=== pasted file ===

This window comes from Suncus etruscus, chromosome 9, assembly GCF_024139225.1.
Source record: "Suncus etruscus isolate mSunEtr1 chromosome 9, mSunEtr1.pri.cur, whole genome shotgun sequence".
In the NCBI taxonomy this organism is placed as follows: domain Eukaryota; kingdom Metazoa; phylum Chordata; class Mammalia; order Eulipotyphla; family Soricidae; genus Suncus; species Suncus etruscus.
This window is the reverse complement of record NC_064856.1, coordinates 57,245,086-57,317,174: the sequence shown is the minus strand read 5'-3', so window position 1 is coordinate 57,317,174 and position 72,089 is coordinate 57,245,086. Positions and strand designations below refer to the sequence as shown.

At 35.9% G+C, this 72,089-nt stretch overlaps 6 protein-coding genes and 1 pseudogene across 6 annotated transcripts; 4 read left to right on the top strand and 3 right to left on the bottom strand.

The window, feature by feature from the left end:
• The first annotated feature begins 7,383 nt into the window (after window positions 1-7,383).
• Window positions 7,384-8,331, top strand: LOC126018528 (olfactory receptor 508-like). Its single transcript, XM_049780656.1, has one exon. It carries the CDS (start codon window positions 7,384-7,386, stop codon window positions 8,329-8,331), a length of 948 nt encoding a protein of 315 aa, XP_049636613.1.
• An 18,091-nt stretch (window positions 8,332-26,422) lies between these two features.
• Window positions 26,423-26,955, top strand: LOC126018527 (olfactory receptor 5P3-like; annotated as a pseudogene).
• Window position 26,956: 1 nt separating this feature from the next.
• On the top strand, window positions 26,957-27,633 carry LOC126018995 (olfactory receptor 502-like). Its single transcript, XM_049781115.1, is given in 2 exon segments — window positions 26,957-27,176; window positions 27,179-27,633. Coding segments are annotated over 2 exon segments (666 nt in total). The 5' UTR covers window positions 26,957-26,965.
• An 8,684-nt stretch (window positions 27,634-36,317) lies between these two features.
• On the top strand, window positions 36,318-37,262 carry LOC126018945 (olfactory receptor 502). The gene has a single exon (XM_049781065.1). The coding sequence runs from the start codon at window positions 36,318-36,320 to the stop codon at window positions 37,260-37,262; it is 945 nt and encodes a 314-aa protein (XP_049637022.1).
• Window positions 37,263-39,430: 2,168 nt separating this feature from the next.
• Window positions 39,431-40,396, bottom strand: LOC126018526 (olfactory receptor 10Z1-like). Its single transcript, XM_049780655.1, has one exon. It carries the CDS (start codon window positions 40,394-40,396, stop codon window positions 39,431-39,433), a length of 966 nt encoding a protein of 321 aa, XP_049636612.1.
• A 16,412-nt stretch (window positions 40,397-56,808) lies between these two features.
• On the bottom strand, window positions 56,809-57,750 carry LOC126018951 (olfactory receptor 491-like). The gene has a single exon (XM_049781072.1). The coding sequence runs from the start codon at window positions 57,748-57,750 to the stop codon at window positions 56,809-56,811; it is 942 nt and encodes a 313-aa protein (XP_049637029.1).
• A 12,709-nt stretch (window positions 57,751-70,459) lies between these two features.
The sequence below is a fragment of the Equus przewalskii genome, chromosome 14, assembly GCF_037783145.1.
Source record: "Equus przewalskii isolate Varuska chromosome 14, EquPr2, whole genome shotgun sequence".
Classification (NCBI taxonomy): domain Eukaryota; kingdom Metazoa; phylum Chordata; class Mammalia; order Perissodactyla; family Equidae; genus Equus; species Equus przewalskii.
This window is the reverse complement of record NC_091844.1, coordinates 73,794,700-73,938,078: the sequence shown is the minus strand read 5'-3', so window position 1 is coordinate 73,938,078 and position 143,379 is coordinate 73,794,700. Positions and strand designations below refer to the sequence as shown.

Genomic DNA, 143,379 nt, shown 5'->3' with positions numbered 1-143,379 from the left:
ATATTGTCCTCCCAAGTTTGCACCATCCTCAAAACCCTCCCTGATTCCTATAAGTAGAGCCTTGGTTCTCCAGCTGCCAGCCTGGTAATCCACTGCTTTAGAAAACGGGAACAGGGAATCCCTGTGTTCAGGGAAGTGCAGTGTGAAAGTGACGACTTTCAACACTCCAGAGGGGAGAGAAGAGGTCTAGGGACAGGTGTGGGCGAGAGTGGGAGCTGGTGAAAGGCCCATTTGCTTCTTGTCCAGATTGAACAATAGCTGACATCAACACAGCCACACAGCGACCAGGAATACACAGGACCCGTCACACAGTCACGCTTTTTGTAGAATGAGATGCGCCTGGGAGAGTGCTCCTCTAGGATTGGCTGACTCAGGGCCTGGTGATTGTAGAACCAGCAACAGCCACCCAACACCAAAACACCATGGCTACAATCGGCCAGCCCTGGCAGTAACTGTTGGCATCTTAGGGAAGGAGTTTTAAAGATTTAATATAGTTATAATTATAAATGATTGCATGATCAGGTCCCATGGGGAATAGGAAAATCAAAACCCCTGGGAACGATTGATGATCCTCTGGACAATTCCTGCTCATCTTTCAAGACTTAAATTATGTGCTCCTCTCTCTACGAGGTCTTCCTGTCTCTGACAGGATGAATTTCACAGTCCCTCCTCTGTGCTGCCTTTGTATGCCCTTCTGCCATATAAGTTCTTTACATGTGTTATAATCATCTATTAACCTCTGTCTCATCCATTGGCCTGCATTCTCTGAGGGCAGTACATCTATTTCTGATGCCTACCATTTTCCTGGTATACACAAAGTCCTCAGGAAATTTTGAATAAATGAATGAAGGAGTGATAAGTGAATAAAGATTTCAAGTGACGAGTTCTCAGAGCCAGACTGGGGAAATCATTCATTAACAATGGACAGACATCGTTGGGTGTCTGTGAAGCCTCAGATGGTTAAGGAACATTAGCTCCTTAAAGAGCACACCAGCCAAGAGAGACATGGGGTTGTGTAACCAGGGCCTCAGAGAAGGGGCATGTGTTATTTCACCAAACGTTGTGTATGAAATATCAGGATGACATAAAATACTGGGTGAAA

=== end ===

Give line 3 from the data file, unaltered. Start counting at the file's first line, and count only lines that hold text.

In the NCBI taxonomy this organism is placed as follows: domain Eukaryota; kingdom Metazoa; phylum Chordata; class Mammalia; order Eulipotyphla; family Soricidae; genus Suncus; species Suncus etruscus.